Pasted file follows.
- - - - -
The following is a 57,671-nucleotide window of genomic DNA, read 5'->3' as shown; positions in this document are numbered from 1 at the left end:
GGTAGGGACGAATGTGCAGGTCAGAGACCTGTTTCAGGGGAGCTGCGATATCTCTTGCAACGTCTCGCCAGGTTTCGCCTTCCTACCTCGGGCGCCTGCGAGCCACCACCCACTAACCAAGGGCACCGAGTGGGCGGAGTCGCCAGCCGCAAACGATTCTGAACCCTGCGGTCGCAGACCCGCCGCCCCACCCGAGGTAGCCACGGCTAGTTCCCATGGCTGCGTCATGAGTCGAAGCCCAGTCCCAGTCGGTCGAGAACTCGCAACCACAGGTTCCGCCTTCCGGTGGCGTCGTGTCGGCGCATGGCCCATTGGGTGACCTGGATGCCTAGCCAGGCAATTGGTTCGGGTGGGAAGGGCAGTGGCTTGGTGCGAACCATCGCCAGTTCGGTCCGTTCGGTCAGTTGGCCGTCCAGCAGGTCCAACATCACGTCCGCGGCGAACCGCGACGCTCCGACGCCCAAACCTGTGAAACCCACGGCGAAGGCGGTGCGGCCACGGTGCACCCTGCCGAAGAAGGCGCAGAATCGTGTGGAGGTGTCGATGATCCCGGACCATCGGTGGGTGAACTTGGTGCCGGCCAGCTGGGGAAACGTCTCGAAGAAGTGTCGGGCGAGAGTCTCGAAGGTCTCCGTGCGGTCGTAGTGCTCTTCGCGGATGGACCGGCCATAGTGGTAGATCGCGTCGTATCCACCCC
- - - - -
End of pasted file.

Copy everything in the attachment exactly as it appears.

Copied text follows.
The following is a 57,671-nucleotide window of genomic DNA, read 5'->3' as shown; positions in this document are numbered from 1 at the left end:
GGTAGGGACGAATGTGCAGGTCAGAGACCTGTTTCAGGGGAGCTGCGATATCTCTTGCAACGTCTCGCCAGGTTTCGCCTTCCTACCTCGGGCGCCTGCGAGCCACCACCCACTAACCAAGGGCACCGAGTGGGCGGAGTCGCCAGCCGCAAACGATTCTGAACCCTGCGGTCGCAGACCCGCCGCCCCACCCGAGGTAGCCACGGCTAGTTCCCATGGCTGCGTCATGAGTCGAAGCCCAGTCCCAGTCGGTCGAGAACTCGCAACCACAGGTTCCGCCTTCCGGTGGCGTCGTGTCGGCGCATGGCCCATTGGGTGACCTGGATGCCTAGCCAGGCAATTGGTTCGGGTGGGAAGGGCAGTGGCTTGGTGCGAACCATCGCCAGTTCGGTCCGTTCGGTCAGTTGGCCGTCCAGCAGGTCCAACATCACGTCCGCGGCGAACCGCGACGCTCCGACGCCCAAACCTGTGAAACCCACGGCGAAGGCGGTGCGGCCACGGTGCACCCTGCCGAAGAAGGCGCAGAATCGTGTGGAGGTGTCGATGATCCCGGACCATCGGTGGGTGAACTTGGTGCCGGCCAGCTGGGGAAACGTCTCGAAGAAGTGTCGGGCGAGAGTCTCGAAGGTCTCCGTGCGGTCGTAGTGCTCTTCGCGGATGGACCGGCCATAGTGGTAGATCGCGTCGTATCCACCCC